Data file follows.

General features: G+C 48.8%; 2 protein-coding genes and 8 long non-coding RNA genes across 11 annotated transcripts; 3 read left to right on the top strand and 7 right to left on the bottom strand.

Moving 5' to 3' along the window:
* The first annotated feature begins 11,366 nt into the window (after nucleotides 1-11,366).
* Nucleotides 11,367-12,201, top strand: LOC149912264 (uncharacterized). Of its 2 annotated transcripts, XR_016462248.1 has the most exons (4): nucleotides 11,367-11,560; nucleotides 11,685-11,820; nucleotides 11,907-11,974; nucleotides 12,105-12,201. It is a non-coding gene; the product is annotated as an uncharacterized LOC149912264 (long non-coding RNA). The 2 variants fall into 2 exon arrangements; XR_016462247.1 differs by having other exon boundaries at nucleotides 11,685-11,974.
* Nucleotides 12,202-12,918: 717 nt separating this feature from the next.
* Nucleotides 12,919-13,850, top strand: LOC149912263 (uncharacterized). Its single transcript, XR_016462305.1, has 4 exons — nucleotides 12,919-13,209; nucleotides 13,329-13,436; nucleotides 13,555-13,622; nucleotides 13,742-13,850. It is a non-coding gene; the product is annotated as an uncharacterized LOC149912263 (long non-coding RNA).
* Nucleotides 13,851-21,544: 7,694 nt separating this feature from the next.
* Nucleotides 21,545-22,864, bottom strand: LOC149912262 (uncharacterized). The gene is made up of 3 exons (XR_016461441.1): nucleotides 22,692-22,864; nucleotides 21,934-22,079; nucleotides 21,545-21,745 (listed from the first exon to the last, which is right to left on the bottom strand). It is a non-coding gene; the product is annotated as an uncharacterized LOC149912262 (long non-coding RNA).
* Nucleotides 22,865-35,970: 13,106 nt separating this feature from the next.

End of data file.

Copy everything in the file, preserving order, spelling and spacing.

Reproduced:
General features: G+C 48.8%; 2 protein-coding genes and 8 long non-coding RNA genes across 11 annotated transcripts; 3 read left to right on the top strand and 7 right to left on the bottom strand.

Moving 5' to 3' along the window:
* The first annotated feature begins 11,366 nt into the window (after nucleotides 1-11,366).
* Nucleotides 11,367-12,201, top strand: LOC149912264 (uncharacterized). Of its 2 annotated transcripts, XR_016462248.1 has the most exons (4): nucleotides 11,367-11,560; nucleotides 11,685-11,820; nucleotides 11,907-11,974; nucleotides 12,105-12,201. It is a non-coding gene; the product is annotated as an uncharacterized LOC149912264 (long non-coding RNA). The 2 variants fall into 2 exon arrangements; XR_016462247.1 differs by having other exon boundaries at nucleotides 11,685-11,974.
* Nucleotides 12,202-12,918: 717 nt separating this feature from the next.
* Nucleotides 12,919-13,850, top strand: LOC149912263 (uncharacterized). Its single transcript, XR_016462305.1, has 4 exons — nucleotides 12,919-13,209; nucleotides 13,329-13,436; nucleotides 13,555-13,622; nucleotides 13,742-13,850. It is a non-coding gene; the product is annotated as an uncharacterized LOC149912263 (long non-coding RNA).
* Nucleotides 13,851-21,544: 7,694 nt separating this feature from the next.
* Nucleotides 21,545-22,864, bottom strand: LOC149912262 (uncharacterized). The gene is made up of 3 exons (XR_016461441.1): nucleotides 22,692-22,864; nucleotides 21,934-22,079; nucleotides 21,545-21,745 (listed from the first exon to the last, which is right to left on the bottom strand). It is a non-coding gene; the product is annotated as an uncharacterized LOC149912262 (long non-coding RNA).
* Nucleotides 22,865-35,970: 13,106 nt separating this feature from the next.